Basic technique, Ramblings, Today I Learned
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Cooking With Wine in an Instant Pot (or Other Pressure Cooker)

This bottle is for drinking, not pouring into the Instant Pot…

This recipe (for Syrah-braised lamb shoulder) looks interesting. Can you cook with wine in an Instant Pot?

Reader Jim

Jim is a regular here at DadCooksDinner, emailing me recipes and asking me questions. This recipe is a simple braised lamb shoulder that uses an entire bottle of wine. Yes, all 750ml of it – pour it in the pot. Which leads to his question – can we cook with wine in an Instant Pot or other pressure cooker?

Why don’t I cook with an entire bottle of wine in my Instant Pot

I avoid large amounts of wine in my pressure cooker recipes. The alcohol doesn’t cook off; it gets trapped in the sealed pressure cooker, and condenses back into the liquid. This always seemed like a bad idea, so I cut way back on the wine. In my Instant Pot recipes, I use a small amount of wine, about ½ a cup. This gets some wine flavor into the dish without overdoing the alcohol.

I’ve always liked the results of this approach, but Jim’s question made me wonder. Are my instincts correct? Am I overly cautious about pressure cooking with wine? The only way to find out was to run a test, so I went to the store and bought a few ingredients:

Simplest Beef Stew

Brown 1.5 pounds of cubed beef chuck on one side. Set aside. Sauté a chopped onion and garlic clove, then add a 15-ounce can of diced tomatoes. Put the beef back in the pot. Add either 500ml of red wine or 500ml of chicken broth to the pot. Pressure cook for 30 minutes, let the pressure naturally release, and…it’s taste test time!

(I went with 500ml because of the convenient, inexpensive Bota Box and Black Box wines I can get at my local grocery store. They’re cheap, good wines – $5 for 500ml. They’re wines I’m willing to drink, but not so expensive that I regret cooking with them.)

Taste Test Conclusions

The results were, unfortunately, exactly what I expected. The “regular” beef, cooked with chicken broth, tasted like beef stew. The wine-cooked beef was…edible. It had a hint of grape juice to the flavor, and I could smell the alcohol coming off of it.

My kids, when I called them over to taste, were like “Wait – are you giving us straight up wine? Is this legal? We’re still underage, you know.” Not exactly a ringing endorsement.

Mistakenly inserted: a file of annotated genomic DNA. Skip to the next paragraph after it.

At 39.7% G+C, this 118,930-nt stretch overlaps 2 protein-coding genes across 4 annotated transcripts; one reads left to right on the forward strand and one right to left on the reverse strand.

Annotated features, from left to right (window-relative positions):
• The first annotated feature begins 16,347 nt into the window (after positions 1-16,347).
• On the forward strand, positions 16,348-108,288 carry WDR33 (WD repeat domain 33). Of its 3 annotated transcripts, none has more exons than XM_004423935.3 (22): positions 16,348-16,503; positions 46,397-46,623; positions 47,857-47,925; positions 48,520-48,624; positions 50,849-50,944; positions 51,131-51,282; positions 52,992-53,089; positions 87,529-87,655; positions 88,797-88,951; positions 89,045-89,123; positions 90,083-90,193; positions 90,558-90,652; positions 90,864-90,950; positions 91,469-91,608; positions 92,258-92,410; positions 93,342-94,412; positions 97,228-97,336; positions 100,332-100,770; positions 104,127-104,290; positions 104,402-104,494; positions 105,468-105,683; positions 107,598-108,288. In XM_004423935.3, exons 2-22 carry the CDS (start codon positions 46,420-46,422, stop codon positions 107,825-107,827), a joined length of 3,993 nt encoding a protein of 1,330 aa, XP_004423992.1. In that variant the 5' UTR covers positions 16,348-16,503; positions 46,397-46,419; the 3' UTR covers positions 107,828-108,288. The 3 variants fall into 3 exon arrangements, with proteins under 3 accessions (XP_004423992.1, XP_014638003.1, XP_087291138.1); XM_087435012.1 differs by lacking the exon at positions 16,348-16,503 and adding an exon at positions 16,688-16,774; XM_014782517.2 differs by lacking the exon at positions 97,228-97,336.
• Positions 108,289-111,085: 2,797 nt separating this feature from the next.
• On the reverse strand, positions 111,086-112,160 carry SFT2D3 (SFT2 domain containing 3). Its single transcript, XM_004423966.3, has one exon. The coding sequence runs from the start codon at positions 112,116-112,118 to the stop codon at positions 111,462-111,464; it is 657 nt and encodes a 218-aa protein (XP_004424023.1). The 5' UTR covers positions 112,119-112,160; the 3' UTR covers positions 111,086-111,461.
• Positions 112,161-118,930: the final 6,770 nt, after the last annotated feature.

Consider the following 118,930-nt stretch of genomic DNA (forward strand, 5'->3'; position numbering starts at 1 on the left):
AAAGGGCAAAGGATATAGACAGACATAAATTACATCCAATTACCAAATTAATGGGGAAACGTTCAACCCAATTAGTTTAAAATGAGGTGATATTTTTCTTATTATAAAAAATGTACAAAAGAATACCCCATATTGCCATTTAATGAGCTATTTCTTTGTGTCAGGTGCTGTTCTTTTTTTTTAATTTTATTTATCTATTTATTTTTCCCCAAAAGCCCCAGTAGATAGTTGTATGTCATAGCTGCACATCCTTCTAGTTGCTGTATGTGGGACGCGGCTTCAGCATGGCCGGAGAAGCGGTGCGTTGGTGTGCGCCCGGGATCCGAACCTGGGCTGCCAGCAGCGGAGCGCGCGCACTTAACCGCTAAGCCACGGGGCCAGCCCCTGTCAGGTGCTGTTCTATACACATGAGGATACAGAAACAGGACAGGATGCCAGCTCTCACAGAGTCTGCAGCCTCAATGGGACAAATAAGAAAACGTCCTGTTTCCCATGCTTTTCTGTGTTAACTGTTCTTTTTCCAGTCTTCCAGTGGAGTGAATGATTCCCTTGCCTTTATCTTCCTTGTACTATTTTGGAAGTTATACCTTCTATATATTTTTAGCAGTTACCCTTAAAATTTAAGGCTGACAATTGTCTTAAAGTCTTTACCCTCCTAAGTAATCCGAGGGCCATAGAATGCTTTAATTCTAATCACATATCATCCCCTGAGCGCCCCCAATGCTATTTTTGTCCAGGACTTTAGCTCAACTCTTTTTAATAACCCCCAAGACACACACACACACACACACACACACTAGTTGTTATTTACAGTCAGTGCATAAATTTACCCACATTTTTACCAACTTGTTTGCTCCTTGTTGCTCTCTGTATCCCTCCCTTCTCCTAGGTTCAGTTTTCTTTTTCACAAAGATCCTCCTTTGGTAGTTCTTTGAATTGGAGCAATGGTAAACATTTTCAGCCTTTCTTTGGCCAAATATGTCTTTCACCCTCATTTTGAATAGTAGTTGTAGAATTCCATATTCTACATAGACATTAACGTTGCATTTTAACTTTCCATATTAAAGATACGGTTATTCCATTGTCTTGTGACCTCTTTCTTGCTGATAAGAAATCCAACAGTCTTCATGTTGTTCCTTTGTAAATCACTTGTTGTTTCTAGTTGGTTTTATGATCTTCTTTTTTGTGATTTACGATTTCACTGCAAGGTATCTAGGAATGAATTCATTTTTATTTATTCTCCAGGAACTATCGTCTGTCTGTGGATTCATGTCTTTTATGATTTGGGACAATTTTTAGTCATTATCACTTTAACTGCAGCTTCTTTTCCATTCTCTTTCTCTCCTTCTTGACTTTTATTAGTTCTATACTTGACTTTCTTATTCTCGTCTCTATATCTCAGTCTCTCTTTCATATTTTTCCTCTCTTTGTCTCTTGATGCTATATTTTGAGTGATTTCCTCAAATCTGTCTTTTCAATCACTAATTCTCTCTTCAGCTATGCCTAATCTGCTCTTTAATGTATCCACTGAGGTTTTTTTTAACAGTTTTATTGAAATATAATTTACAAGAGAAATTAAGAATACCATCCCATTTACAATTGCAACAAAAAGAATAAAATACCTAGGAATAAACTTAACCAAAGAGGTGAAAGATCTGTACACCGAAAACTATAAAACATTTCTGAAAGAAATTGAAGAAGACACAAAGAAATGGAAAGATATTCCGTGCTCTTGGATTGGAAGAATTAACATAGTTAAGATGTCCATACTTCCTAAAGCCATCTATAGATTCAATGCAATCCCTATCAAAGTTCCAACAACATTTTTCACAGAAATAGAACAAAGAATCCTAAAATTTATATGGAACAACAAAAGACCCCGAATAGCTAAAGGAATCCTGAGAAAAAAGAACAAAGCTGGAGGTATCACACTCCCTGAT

Can I cook with a whole bottle of wine in an Instant Pot?

Well, you can – but I wouldn’t recommend it. The problems are:

  1. No evaporation of alcohol from the sealed pressure cooker. It tastes noticeably alcoholic.
  2. Too much liquid in general. Again, because there is no evaporation, the whole bottle of wine is still in there. In a long-simmering stew on the stovetop, the alcohol will boil off and the wine will mingle with the beef juices to make a thick sauce. In a pressure cooker, it’s basically beef and wine soup.

But, that said…

Can I cook with wine in an Instant Pot?

Yes, if you cut way back on the amount of wine in the recipe. I do this with all liquids, not just wine; because there is no evaporation in the pressure cooker, I want just enough liquid to bring the cooker up to pressure, and no more. (Unless it’s a recipe like a soup that I want swimming in liquid.) I use ½ cup of wine in a recipe, maybe up to a cup. Also, I make sure to boil it for a minute to simmer off some of the alcohol before sealing the lid.

What do you think?

Questions? Other ideas? Impassioned defenses of using a whole bottle of red Burgundy in your Boeuf Bourguignon? Leave them in the comments section below.

Related Posts

Pressure Cooker Beef Stew Provencal (Beef en Daube)
Instant Pot Easy Braised Oxtail
Pressure Cooker Pork and Cider Stew
My other Instant Pot and Pressure Cooker Recipes

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Filed under: Basic technique, Ramblings, Today I Learned

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Hi! I’m Mike Vrobel. I’m a dad and an enthusiastic home cook; an indie cookbook author and food blogger with a day job, a patient spouse, and three kids who would rather have hamburgers for dinner.

5 Comments

  1. Why not boil the wine for longer than a minute? Say, until it’s reduced by half to 250ml. Nearly all the alcohol will have gone, and the remaining liquid will be much more intensely “wine-y”. I’ve seen this in stove-top recipes, but I can’t think of any examples just now.

        • Wine doesn’t flame – you need something more high-test like Cognac. And flaming doesn’t remove that much alcohol. And…that’s why I use ½ a cup of wine, simmered. Solves all of these problems.

        • Robert says

          Thanks Mike, you are a tremendous asset to the pressure cooking world. I have often wondered about large quantities of alcohol under pressure and you have answered that question confirming what I had suspected.

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